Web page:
• Reply Jeroen November 3, 2011 at 11:52 pm

    Evil-Cat looks like a Parlotones bandmember.

    • Reply 2summers November 4, 2011 at 9:43 am

      I’m ashamed to say I have no idea what any of the Parlotones look like. (Or sound like. I’m horrible)

  • Reply eremophila November 4, 2011 at 1:02 am

    Grins at picture of washing line:-) Sadly I can’t think of anything worthy of such a great shot……
    Love this trip off the beaten path:-)

    • Reply 2summers November 4, 2011 at 9:42 am

      Yeah, that washing line was awesome. I have to credit my friend Michelle for spotting it — I nearly walked right past.

  • Reply greenfizzpops November 4, 2011 at 6:20 am

    That’s an interesting challenge. I’ll bite 🙂

    HERE-ning-flay – where the i in ning is flat (like an eh)

    • Reply 2summers November 4, 2011 at 9:41 am

      I’m sure that’s a better attempt than any of mine! Seriously, I asked about 5 different people to pronounce it for me and never got close to getting it right.

  • Reply miadidthis November 4, 2011 at 9:46 am

    Oh I love this. Enchanting! What an amazing country we have – there are just so many little strange places to discover. Love it. And the photo of the teddy bear and shoes on the washing line is just priceless.

  • Reply Catherine November 4, 2011 at 2:41 pm

    Hi, 2summers, I haven’t been in touch for a while but do know that I look forward to your posts every week and always enjoy them…thanks for allowing me to escape from my much more boring than yours everyday life and for giving me ideas for future trips…this is definitely one we will take!please keep on exploring this amazing country …best regards,

    • Reply 2summers November 4, 2011 at 2:47 pm

      Thank you very much, Catherine! I’m glad you’re enjoying my posts. And do try out the Cederberg Heritage Route — it’s a totally unique experience, as you can obviously tell.

  • Reply amblerangel November 6, 2011 at 1:09 am

    I truly laughed at the donkey and sheep stampede. Hilarious! The description and the picture.

    • Reply 2summers November 6, 2011 at 8:30 pm

      I’m glad you appreciated that. It was funnier in person, believe me.

  • Reply Fidel November 6, 2011 at 9:30 am

    I love the photo of the stuffed animal hanging out to dry.
    Good luck in the SA Blog voting!

    • Reply 2summers November 6, 2011 at 8:28 pm

      Thanks Fidel. Funny how sometimes the most random photos are the ones people respond to the most. Glad everyone likes that shot.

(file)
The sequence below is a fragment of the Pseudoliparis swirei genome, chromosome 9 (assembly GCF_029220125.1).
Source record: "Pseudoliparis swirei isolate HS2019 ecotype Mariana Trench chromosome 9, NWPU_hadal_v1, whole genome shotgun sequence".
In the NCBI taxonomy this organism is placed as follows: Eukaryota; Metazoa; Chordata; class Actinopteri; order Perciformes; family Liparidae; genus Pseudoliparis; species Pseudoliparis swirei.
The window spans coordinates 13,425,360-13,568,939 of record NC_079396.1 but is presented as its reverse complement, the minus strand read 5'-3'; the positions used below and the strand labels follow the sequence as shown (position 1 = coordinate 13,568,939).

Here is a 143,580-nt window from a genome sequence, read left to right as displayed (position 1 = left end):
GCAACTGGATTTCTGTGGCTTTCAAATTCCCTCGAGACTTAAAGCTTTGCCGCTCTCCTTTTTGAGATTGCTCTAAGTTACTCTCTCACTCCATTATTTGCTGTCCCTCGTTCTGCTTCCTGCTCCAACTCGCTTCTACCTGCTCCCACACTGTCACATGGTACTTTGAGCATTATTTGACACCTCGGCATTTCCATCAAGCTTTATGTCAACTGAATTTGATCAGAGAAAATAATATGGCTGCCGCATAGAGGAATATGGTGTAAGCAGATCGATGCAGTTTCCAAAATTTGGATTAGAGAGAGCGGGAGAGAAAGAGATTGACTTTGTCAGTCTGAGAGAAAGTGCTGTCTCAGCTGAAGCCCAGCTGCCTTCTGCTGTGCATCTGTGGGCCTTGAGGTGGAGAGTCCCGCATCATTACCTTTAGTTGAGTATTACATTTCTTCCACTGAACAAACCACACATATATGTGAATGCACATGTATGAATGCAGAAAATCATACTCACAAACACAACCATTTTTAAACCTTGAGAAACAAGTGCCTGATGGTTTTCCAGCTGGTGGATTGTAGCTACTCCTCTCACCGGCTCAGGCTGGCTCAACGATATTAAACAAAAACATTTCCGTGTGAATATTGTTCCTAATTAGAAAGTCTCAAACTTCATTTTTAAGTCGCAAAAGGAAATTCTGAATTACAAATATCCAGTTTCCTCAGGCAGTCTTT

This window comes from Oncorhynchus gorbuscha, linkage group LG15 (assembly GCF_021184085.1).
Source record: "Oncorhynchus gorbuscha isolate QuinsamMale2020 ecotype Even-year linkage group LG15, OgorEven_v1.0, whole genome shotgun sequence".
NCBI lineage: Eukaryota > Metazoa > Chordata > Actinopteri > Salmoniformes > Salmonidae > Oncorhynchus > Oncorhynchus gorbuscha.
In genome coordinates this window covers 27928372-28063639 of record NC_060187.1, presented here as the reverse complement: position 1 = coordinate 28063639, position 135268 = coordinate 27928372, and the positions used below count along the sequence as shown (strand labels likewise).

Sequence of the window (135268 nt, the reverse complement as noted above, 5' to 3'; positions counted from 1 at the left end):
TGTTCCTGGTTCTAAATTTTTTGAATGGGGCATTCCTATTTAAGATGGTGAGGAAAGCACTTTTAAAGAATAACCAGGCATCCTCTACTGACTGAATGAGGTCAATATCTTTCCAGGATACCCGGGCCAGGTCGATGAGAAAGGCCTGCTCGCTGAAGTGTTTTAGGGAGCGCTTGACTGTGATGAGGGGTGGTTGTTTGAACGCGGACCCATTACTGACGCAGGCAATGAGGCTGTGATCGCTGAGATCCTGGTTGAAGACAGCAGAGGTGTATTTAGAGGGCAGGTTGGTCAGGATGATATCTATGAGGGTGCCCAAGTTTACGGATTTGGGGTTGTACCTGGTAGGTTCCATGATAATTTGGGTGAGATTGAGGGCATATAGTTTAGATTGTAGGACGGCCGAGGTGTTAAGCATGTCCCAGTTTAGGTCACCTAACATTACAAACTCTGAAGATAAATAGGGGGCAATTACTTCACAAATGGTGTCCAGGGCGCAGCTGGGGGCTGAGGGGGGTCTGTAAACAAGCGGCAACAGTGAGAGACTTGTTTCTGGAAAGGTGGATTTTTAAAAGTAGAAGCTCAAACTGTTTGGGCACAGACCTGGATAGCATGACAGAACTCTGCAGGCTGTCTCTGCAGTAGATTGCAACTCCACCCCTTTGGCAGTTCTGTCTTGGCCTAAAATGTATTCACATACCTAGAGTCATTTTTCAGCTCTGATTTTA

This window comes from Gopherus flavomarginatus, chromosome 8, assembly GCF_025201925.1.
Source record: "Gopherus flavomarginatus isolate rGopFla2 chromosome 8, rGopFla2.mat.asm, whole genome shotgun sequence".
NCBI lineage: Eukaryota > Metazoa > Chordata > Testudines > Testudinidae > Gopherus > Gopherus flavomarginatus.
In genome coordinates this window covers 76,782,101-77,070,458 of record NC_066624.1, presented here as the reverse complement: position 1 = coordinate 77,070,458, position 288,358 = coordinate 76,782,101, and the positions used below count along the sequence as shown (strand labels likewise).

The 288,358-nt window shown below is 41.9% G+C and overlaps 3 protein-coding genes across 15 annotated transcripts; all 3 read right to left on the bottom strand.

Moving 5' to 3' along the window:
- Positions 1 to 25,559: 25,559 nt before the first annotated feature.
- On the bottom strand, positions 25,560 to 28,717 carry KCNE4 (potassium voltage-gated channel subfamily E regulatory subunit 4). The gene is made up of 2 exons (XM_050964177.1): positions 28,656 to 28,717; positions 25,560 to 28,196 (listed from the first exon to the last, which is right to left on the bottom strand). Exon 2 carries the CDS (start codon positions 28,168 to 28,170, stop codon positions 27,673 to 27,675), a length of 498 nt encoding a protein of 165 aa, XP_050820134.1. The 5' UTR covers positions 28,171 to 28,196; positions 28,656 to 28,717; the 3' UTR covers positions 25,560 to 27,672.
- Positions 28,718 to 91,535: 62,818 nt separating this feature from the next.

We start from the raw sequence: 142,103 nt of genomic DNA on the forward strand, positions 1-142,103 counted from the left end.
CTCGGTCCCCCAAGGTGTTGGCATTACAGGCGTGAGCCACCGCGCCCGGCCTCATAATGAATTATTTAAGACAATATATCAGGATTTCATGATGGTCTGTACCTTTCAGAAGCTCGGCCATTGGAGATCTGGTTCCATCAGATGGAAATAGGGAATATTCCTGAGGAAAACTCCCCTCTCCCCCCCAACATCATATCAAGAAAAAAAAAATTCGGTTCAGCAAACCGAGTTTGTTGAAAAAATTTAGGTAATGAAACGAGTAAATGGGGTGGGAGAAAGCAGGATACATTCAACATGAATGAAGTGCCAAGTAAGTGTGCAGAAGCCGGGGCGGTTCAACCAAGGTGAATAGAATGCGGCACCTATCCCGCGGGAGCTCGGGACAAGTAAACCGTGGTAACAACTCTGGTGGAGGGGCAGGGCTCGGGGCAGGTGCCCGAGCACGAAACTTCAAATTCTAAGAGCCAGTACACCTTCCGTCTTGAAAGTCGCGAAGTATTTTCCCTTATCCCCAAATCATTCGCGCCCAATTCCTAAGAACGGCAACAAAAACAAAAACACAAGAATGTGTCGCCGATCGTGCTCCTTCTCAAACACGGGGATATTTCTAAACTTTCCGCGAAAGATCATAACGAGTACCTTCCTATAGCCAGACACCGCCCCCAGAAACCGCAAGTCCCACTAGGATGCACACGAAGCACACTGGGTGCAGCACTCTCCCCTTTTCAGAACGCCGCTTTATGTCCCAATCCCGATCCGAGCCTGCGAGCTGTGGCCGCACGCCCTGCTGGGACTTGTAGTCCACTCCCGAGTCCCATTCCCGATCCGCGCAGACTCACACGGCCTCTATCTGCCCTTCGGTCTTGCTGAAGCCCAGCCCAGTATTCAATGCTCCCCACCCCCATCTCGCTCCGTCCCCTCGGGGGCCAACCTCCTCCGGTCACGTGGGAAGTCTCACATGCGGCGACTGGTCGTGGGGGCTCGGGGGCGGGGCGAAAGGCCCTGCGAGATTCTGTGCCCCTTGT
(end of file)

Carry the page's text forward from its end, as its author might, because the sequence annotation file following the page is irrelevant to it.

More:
• Reply Jenna November 6, 2011 at 5:53 pm

    Hi Heather,

    I’m so glad that I finally found my way to your blog! Martina told me about it a last weekend at breakfast and ever since I have been meaning look it up 🙂
    I’m also an America living in Joburg, and have been in SA since Jan 2008. I love it here with all of the diversity and beautiful scenery, but do miss some things from home (obviously!). Hope to keep in touch and maybe meet up in person one of these days – your photos are really amazing!


    • Reply 2summers November 6, 2011 at 8:18 pm

      Thanks so much Jenna, and welcome to my blog. I’m glad to hear you’re enjoying it. I hope we cross paths soon!

  • Reply joshimukard November 7, 2011 at 11:40 am

    Very nice pics. I liked the ‘Pretty sheep’ one, the one below that without a caption, the Cat and the last one.

    • Reply 2summers November 7, 2011 at 12:16 pm

      Thanks Joshi. Everyone likes the one without a caption! I’m glad I decided to use that.

  • Reply Owls November 7, 2011 at 5:43 pm


  • Reply namratainberlin November 8, 2011 at 6:44 pm

    the light in the ‘pretty sheep’ pic is unbelievable!

    • Reply 2summers November 8, 2011 at 10:36 pm

      I know seriously. The light was magical in Hugel-Bugel.

  • Reply Stephanie November 8, 2011 at 8:28 pm

    Great pictures and what a wonderful opportunity you had to go there. Looks like a magical trip and I second the other reader’s on the sheep and clothesline pics. Amazing!

    • Reply 2summers November 8, 2011 at 10:36 pm

      Thank you Stephanie, and thanks for reading!

  • Reply Patrick Ockhuis April 18, 2012 at 5:11 pm

    Heuningvlei is very beautiful, I am proud of my birth place, Patrick Ockhuis van Antie Lise

    • Reply 2summers April 18, 2012 at 8:07 pm

      Thanks so much for commenting Patrick. You have every reason to be proud. A beautiful place indeed.

  • Reply Nyain June 23, 2012 at 5:00 pm

    I’m sitting here in India, miles away from home and missing SA a lot. Whenever I feel homesick, your blog always transports me back. Brilliant writing, I love your pieces on JHB too. Can’t wait til I get back in Jan!

    • Reply 2summers June 23, 2012 at 5:12 pm

      Thanks so much, I’m very glad my blog helps you to remember home. And I’m glad you’re coming back soon!